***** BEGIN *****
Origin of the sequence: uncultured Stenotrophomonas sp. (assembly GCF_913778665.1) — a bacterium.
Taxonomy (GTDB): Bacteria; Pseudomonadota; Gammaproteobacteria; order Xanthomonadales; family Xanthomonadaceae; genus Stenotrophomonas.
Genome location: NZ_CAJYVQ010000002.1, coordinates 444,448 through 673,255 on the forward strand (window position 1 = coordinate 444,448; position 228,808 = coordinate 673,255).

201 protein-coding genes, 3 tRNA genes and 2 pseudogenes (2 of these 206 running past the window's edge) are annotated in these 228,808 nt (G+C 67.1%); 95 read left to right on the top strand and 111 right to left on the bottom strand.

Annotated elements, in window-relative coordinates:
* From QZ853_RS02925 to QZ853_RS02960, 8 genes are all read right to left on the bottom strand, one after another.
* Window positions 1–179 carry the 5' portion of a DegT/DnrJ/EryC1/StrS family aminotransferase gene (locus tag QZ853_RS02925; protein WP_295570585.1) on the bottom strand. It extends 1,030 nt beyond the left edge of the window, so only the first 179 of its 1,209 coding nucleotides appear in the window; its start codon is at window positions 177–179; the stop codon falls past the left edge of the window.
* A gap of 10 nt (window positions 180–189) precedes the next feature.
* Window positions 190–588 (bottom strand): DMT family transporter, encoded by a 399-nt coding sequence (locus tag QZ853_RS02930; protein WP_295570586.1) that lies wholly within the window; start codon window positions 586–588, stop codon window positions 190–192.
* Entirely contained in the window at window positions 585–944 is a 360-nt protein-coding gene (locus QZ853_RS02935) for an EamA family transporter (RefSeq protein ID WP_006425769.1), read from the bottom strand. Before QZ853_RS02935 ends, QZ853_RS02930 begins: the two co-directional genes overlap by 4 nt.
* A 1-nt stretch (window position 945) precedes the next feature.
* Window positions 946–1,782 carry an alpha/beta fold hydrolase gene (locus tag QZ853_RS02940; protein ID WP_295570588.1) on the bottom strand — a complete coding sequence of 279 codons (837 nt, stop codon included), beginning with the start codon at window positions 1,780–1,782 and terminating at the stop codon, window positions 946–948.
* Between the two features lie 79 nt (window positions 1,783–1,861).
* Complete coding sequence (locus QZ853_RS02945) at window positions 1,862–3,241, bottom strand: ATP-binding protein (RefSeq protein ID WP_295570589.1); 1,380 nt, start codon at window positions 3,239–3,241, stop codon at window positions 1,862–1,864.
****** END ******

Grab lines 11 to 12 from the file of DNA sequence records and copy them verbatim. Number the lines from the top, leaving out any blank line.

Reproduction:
* A 1-nt stretch (window position 945) precedes the next feature.
* Window positions 946–1,782 carry an alpha/beta fold hydrolase gene (locus tag QZ853_RS02940; protein ID WP_295570588.1) on the bottom strand — a complete coding sequence of 279 codons (837 nt, stop codon included), beginning with the start codon at window positions 1,780–1,782 and terminating at the stop codon, window positions 946–948.